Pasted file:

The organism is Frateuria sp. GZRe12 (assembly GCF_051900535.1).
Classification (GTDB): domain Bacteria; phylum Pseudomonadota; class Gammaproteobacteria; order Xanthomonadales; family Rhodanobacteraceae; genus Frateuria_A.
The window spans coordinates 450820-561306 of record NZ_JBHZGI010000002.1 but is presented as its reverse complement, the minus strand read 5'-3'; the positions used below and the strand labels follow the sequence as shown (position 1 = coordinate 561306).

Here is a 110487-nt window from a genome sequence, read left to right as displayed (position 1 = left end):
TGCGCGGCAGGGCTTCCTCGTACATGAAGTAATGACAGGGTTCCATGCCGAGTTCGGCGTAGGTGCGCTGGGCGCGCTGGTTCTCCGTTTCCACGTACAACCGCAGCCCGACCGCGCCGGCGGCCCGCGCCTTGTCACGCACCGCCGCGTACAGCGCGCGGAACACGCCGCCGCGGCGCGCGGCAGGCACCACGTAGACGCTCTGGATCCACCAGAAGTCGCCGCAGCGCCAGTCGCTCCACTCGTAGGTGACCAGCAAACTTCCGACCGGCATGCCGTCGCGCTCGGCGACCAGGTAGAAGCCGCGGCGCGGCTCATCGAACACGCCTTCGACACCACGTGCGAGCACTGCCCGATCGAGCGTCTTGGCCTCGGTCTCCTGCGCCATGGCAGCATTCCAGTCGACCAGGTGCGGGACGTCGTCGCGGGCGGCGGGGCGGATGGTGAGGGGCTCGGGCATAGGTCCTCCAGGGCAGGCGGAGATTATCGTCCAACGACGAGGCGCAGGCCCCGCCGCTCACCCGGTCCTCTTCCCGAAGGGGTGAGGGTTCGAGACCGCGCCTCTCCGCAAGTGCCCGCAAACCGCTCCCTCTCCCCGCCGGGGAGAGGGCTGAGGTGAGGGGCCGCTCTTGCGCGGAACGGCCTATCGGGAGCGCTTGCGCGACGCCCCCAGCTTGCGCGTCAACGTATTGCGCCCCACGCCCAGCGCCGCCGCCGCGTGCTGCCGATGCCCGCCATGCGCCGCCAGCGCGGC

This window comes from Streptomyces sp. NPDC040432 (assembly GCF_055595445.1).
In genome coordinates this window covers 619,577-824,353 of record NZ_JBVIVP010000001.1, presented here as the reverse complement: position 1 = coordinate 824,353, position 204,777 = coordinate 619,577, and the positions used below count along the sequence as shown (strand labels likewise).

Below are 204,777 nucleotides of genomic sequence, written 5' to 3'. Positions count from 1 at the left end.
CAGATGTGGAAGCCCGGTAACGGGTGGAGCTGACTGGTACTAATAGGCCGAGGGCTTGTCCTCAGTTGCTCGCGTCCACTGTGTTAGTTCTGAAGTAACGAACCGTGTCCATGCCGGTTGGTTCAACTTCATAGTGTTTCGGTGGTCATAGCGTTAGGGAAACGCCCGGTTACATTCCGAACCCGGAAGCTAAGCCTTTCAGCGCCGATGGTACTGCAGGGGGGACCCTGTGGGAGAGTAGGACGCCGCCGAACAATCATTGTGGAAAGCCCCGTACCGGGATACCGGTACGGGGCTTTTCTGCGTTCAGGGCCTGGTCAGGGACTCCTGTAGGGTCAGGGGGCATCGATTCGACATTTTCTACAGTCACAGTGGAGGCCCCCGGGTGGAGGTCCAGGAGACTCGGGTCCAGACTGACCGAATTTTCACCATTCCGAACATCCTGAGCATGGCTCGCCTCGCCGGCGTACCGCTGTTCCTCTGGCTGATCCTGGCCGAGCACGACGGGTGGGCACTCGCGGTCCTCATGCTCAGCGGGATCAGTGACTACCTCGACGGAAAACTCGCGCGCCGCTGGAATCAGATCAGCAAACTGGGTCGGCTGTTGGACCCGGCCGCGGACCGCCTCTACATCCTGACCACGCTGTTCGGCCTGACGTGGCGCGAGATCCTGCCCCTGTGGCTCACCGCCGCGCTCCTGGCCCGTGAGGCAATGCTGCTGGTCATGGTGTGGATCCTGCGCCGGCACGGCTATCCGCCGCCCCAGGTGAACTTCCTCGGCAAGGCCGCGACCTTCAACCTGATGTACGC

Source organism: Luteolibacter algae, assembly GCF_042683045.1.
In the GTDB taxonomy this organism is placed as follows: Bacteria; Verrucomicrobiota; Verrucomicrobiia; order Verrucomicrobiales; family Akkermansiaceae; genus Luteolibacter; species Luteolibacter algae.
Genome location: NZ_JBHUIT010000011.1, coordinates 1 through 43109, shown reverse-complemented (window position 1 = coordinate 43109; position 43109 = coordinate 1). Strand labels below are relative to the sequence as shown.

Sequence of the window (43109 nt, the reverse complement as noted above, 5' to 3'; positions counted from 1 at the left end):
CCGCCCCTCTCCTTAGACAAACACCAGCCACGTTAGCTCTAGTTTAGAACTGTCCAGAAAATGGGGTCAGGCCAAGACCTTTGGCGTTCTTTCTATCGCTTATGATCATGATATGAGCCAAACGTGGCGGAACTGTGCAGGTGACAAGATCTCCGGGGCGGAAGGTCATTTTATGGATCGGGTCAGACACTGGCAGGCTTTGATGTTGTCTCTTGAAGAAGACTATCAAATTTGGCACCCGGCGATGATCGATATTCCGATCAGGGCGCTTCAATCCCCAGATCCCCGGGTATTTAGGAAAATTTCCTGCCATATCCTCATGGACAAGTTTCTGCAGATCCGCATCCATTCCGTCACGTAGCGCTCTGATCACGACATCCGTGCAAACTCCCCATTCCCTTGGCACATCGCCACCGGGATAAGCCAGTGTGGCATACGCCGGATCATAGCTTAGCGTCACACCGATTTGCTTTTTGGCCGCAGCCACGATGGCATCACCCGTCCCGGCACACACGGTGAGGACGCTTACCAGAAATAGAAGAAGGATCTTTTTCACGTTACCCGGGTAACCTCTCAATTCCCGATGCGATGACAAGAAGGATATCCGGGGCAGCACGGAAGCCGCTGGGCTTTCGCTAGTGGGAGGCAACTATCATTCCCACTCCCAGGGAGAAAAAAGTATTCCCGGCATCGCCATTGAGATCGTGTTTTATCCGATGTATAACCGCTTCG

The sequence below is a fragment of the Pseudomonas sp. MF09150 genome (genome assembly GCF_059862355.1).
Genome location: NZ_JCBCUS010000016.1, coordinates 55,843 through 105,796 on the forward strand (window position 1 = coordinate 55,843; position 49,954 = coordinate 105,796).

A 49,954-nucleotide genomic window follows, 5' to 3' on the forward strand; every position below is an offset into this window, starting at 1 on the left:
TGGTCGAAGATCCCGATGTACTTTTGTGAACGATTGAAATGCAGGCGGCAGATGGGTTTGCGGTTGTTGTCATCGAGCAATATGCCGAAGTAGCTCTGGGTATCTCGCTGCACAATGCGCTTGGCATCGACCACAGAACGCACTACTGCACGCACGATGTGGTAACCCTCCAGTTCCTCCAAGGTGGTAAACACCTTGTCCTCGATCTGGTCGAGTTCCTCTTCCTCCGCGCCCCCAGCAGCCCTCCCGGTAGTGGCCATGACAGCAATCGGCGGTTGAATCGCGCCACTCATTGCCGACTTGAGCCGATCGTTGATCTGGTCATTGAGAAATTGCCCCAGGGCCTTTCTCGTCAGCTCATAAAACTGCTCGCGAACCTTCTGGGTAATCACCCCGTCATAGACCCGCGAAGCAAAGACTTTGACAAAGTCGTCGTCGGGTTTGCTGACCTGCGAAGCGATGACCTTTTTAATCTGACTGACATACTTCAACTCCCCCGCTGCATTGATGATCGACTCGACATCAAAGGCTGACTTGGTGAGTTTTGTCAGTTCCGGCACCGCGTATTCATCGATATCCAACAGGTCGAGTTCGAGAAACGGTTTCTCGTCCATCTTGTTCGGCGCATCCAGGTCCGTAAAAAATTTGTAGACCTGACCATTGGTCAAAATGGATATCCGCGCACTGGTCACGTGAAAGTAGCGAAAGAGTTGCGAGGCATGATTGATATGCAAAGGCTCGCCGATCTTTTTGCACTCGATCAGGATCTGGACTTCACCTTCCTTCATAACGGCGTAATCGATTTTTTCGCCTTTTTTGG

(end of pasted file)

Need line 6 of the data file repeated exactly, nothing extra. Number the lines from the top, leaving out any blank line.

This window comes from Streptomyces sp. NPDC040432 (assembly GCF_055595445.1).